Cheers and Be well,
Chris and Carrie
After 4 years of observing vultures (buitres in spanish), we decided to learn a little about these prehistoric looking birds.
What are fun facts about vultures?
Thermals help these birds to reach incredible heights, most of which would be deadly to other species of birds. A series of cardio-vascular adaptations means that vultures are able to fly at heights where oxygen levels are at their thinnest, with one particular Ruppell’s griffon vulture reaching almost 11.5 kilometres, or over 7 miles! And …
- Vultures have wide, strong wings. …
- Vultures eat as much as they can at one meal. …
- These big birds sometimes attack sick or dying animals.
- Vultures live in every part of the world except Australia and the Antarctica.
- Some vultures are endangered.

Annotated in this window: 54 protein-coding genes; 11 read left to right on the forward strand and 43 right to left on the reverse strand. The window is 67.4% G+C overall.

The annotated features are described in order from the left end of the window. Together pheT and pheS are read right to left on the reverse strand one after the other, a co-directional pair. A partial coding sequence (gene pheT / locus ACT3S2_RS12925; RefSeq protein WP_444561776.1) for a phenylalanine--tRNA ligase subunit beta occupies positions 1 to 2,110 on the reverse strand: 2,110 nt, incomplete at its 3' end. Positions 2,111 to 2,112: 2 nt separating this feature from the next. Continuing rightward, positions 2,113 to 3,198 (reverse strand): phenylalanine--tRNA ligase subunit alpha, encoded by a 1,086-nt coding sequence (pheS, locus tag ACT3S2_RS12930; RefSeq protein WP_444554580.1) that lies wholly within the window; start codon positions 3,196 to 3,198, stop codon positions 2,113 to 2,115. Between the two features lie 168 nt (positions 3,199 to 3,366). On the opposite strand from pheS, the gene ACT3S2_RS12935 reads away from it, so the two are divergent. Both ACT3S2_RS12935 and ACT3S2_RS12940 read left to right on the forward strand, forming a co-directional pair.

A group of vultures is called either kettle, committee or wake depending upon what they are doing.The vultures in flight is called kettle.The vultures resting on the ground or in trees is called committee.And a group of vultures that are feeding is called a wake.
Topo Chico is mineral water that has been sourced and bottled in Monterrey, Mexico, at the Cerro del Topo Chico spring since 1895. Yes, this water has been bottled for the last two centuries and t’s naturally carbonated. Topo Chico was first bottled in 1895. The beverage takes its name from a mountain in Mexico that’s associated with a legend that the sparkling-water brand continues to use in marketing. According to the legend, as recorded on Topo Chico’s website, in the 1440s, an Aztec princess was suffering from a terrible illness. Follow this link for the short story of how the princess recovers.
And there you have it.